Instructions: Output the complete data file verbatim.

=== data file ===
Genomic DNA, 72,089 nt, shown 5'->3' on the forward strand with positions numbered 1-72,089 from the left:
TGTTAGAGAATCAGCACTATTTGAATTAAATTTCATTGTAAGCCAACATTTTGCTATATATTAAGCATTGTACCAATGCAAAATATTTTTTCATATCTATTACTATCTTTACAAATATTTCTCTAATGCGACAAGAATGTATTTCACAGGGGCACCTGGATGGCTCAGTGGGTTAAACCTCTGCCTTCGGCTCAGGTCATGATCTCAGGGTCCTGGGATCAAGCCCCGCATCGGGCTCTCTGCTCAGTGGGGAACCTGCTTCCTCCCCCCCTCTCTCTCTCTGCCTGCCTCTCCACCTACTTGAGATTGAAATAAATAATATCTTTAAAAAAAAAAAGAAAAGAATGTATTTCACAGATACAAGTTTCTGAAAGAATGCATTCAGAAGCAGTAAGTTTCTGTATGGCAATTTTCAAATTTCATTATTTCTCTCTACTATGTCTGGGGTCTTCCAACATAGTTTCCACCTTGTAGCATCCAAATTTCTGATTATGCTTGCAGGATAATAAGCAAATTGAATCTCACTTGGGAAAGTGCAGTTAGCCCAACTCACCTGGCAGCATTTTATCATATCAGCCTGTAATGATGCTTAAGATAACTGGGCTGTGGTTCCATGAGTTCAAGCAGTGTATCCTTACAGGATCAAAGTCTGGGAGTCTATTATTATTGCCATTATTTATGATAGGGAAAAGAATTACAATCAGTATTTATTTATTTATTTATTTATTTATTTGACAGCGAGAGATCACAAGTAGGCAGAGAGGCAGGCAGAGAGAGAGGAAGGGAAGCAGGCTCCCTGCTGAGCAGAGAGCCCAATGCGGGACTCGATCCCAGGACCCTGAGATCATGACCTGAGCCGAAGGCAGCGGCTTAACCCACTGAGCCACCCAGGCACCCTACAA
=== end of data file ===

Genomic DNA, 72,089 nt, shown 5'->3' on the forward strand with positions numbered 1-72,089 from the left:
TGTTAGAGAATCAGCACTATTTGAATTAAATTTCATTGTAAGCCAACATTTTGCTATATATTAAGCATTGTACCAATGCAAAATATTTTTTCATATCTATTACTATCTTTACAAATATTTCTCTAATGCGACAAGAATGTATTTCACAGGGGCACCTGGATGGCTCAGTGGGTTAAACCTCTGCCTTCGGCTCAGGTCATGATCTCAGGGTCCTGGGATCAAGCCCCGCATCGGGCTCTCTGCTCAGTGGGGAACCTGCTTCCTCCCCCCCTCTCTCTCTCTGCCTGCCTCTCCACCTACTTGAGATTGAAATAAATAATATCTTTAAAAAAAAAAAGAAAAGAATGTATTTCACAGATACAAGTTTCTGAAAGAATGCATTCAGAAGCAGTAAGTTTCTGTATGGCAATTTTCAAATTTCATTATTTCTCTCTACTATGTCTGGGGTCTTCCAACATAGTTTCCACCTTGTAGCATCCAAATTTCTGATTATGCTTGCAGGATAATAAGCAAATTGAATCTCACTTGGGAAAGTGCAGTTAGCCCAACTCACCTGGCAGCATTTTATCATATCAGCCTGTAATGATGCTTAAGATAACTGGGCTGTGGTTCCATGAGTTCAAGCAGTGTATCCTTACAGGATCAAAGTCTGGGAGTCTATTATTATTGCCATTATTTATGATAGGGAAAAGAATTACAATCAGTATTTATTTATTTATTTATTTATTTATTTGACAGCGAGAGATCACAAGTAGGCAGAGAGGCAGGCAGAGAGAGAGGAAGGGAAGCAGGCTCCCTGCTGAGCAGAGAGCCCAATGCGGGACTCGATCCCAGGACCCTGAGATCATGACCTGAGCCGAAGGCAGCGGCTTAACCCACTGAGCCACCCAGGCACCCTACAA